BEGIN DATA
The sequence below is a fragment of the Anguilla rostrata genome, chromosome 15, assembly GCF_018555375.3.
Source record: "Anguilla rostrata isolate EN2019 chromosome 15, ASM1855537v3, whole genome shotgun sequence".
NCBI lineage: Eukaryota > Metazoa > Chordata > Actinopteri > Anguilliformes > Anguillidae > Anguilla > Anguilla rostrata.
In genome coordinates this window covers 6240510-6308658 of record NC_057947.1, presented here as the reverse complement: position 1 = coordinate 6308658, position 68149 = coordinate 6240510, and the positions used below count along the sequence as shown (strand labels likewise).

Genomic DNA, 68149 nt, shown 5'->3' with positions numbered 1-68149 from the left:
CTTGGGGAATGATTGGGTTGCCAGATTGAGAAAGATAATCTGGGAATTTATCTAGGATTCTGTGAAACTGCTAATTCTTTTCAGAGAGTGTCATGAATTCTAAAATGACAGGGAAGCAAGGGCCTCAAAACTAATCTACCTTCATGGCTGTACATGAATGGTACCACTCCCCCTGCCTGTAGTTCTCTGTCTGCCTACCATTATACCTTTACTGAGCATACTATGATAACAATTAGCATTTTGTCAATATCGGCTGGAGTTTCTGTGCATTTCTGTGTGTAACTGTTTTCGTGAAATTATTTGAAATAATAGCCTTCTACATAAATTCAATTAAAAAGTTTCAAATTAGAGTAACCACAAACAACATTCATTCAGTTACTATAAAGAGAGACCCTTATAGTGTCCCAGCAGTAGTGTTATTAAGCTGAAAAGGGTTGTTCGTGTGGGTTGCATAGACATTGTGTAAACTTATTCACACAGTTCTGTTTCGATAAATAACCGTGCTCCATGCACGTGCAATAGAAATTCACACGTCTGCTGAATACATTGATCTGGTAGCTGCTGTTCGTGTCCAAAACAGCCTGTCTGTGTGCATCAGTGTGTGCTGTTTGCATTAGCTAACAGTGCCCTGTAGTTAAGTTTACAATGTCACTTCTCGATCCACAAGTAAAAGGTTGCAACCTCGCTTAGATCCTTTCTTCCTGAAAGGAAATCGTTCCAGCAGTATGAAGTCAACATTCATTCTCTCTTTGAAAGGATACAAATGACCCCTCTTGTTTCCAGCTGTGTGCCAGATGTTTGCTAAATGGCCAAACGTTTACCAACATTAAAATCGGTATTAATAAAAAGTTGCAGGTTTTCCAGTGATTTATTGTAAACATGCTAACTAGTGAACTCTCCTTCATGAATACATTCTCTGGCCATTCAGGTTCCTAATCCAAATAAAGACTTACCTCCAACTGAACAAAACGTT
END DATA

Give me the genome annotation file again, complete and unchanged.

The sequence below is a fragment of the Anguilla rostrata genome, chromosome 15, assembly GCF_018555375.3.
Source record: "Anguilla rostrata isolate EN2019 chromosome 15, ASM1855537v3, whole genome shotgun sequence".
NCBI lineage: Eukaryota > Metazoa > Chordata > Actinopteri > Anguilliformes > Anguillidae > Anguilla > Anguilla rostrata.
In genome coordinates this window covers 6240510-6308658 of record NC_057947.1, presented here as the reverse complement: position 1 = coordinate 6308658, position 68149 = coordinate 6240510, and the positions used below count along the sequence as shown (strand labels likewise).

Genomic DNA, 68149 nt, shown 5'->3' with positions numbered 1-68149 from the left:
CTTGGGGAATGATTGGGTTGCCAGATTGAGAAAGATAATCTGGGAATTTATCTAGGATTCTGTGAAACTGCTAATTCTTTTCAGAGAGTGTCATGAATTCTAAAATGACAGGGAAGCAAGGGCCTCAAAACTAATCTACCTTCATGGCTGTACATGAATGGTACCACTCCCCCTGCCTGTAGTTCTCTGTCTGCCTACCATTATACCTTTACTGAGCATACTATGATAACAATTAGCATTTTGTCAATATCGGCTGGAGTTTCTGTGCATTTCTGTGTGTAACTGTTTTCGTGAAATTATTTGAAATAATAGCCTTCTACATAAATTCAATTAAAAAGTTTCAAATTAGAGTAACCACAAACAACATTCATTCAGTTACTATAAAGAGAGACCCTTATAGTGTCCCAGCAGTAGTGTTATTAAGCTGAAAAGGGTTGTTCGTGTGGGTTGCATAGACATTGTGTAAACTTATTCACACAGTTCTGTTTCGATAAATAACCGTGCTCCATGCACGTGCAATAGAAATTCACACGTCTGCTGAATACATTGATCTGGTAGCTGCTGTTCGTGTCCAAAACAGCCTGTCTGTGTGCATCAGTGTGTGCTGTTTGCATTAGCTAACAGTGCCCTGTAGTTAAGTTTACAATGTCACTTCTCGATCCACAAGTAAAAGGTTGCAACCTCGCTTAGATCCTTTCTTCCTGAAAGGAAATCGTTCCAGCAGTATGAAGTCAACATTCATTCTCTCTTTGAAAGGATACAAATGACCCCTCTTGTTTCCAGCTGTGTGCCAGATGTTTGCTAAATGGCCAAACGTTTACCAACATTAAAATCGGTATTAATAAAAAGTTGCAGGTTTTCCAGTGATTTATTGTAAACATGCTAACTAGTGAACTCTCCTTCATGAATACATTCTCTGGCCATTCAGGTTCCTAATCCAAATAAAGACTTACCTCCAACTGAACAAAACGTT